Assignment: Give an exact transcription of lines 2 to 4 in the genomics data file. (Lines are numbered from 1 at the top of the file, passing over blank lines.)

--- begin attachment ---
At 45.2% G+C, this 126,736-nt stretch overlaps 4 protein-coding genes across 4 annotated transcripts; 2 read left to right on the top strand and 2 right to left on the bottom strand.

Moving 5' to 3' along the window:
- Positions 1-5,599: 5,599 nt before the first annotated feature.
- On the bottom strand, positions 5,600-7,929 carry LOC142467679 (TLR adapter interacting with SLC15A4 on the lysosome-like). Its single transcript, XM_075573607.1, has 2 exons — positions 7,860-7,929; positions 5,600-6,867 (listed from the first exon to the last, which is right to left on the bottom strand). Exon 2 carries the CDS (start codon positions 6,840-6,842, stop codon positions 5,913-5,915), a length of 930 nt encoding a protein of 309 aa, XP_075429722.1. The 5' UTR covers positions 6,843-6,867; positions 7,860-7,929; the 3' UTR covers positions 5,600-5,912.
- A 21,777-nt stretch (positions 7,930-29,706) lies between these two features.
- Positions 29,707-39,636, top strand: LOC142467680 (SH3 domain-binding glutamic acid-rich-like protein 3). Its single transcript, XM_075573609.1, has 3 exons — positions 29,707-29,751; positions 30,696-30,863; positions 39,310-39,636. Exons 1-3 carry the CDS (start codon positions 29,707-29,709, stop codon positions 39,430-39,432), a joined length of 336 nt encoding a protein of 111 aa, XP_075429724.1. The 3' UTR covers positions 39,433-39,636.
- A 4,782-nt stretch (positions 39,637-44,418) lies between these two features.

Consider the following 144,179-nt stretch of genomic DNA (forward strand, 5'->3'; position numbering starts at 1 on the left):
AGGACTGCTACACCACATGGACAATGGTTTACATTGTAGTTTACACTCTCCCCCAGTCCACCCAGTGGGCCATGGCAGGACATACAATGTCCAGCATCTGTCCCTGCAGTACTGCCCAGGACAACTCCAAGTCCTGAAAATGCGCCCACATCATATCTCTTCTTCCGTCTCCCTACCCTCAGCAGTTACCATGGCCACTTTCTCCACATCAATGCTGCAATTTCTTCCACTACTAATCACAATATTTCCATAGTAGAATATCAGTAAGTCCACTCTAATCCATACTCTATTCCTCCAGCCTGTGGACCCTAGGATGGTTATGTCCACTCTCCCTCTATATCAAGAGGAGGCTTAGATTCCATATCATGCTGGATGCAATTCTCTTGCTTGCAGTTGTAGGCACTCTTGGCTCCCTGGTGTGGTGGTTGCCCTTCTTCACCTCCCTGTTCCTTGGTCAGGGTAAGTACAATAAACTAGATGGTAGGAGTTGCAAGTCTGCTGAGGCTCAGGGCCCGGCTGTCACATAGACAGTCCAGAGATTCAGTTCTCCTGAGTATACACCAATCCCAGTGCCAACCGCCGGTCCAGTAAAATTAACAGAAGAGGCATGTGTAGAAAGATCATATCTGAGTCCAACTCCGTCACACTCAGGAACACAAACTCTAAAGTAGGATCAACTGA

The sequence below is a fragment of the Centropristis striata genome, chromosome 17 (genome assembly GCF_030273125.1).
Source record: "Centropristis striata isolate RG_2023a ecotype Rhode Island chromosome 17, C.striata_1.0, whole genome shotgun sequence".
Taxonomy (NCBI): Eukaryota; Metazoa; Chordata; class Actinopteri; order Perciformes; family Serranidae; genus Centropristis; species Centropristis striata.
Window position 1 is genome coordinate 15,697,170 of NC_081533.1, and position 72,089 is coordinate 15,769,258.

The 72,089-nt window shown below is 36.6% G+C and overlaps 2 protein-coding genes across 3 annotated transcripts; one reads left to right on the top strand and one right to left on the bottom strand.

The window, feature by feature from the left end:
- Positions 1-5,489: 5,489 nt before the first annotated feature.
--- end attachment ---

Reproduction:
Moving 5' to 3' along the window:
- Positions 1-5,599: 5,599 nt before the first annotated feature.
- On the bottom strand, positions 5,600-7,929 carry LOC142467679 (TLR adapter interacting with SLC15A4 on the lysosome-like). Its single transcript, XM_075573607.1, has 2 exons — positions 7,860-7,929; positions 5,600-6,867 (listed from the first exon to the last, which is right to left on the bottom strand). Exon 2 carries the CDS (start codon positions 6,840-6,842, stop codon positions 5,913-5,915), a length of 930 nt encoding a protein of 309 aa, XP_075429722.1. The 5' UTR covers positions 6,843-6,867; positions 7,860-7,929; the 3' UTR covers positions 5,600-5,912.